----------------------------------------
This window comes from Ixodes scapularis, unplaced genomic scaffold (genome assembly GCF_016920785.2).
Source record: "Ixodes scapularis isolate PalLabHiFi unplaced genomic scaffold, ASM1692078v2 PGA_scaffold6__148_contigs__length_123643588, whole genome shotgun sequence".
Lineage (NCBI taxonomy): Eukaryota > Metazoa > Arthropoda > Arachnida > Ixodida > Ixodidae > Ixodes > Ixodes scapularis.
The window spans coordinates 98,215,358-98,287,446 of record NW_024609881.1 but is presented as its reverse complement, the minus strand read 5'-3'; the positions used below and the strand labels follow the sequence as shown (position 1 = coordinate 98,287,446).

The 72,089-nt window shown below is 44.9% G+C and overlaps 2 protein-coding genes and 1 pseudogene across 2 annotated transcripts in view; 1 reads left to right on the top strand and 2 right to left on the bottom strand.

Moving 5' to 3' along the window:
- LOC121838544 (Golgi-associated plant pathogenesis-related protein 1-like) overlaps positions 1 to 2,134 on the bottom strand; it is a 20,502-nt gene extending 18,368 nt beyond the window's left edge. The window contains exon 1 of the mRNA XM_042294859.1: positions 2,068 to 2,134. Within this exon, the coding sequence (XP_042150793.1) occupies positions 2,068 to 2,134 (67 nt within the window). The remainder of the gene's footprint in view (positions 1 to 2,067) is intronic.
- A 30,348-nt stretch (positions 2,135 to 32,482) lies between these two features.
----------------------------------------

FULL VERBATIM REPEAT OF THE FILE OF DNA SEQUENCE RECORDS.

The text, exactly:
This window comes from Ixodes scapularis, unplaced genomic scaffold (genome assembly GCF_016920785.2).
Source record: "Ixodes scapularis isolate PalLabHiFi unplaced genomic scaffold, ASM1692078v2 PGA_scaffold6__148_contigs__length_123643588, whole genome shotgun sequence".
Lineage (NCBI taxonomy): Eukaryota > Metazoa > Arthropoda > Arachnida > Ixodida > Ixodidae > Ixodes > Ixodes scapularis.
The window spans coordinates 98,215,358-98,287,446 of record NW_024609881.1 but is presented as its reverse complement, the minus strand read 5'-3'; the positions used below and the strand labels follow the sequence as shown (position 1 = coordinate 98,287,446).

The 72,089-nt window shown below is 44.9% G+C and overlaps 2 protein-coding genes and 1 pseudogene across 2 annotated transcripts in view; 1 reads left to right on the top strand and 2 right to left on the bottom strand.

Moving 5' to 3' along the window:
- LOC121838544 (Golgi-associated plant pathogenesis-related protein 1-like) overlaps positions 1 to 2,134 on the bottom strand; it is a 20,502-nt gene extending 18,368 nt beyond the window's left edge. The window contains exon 1 of the mRNA XM_042294859.1: positions 2,068 to 2,134. Within this exon, the coding sequence (XP_042150793.1) occupies positions 2,068 to 2,134 (67 nt within the window). The remainder of the gene's footprint in view (positions 1 to 2,067) is intronic.
- A 30,348-nt stretch (positions 2,135 to 32,482) lies between these two features.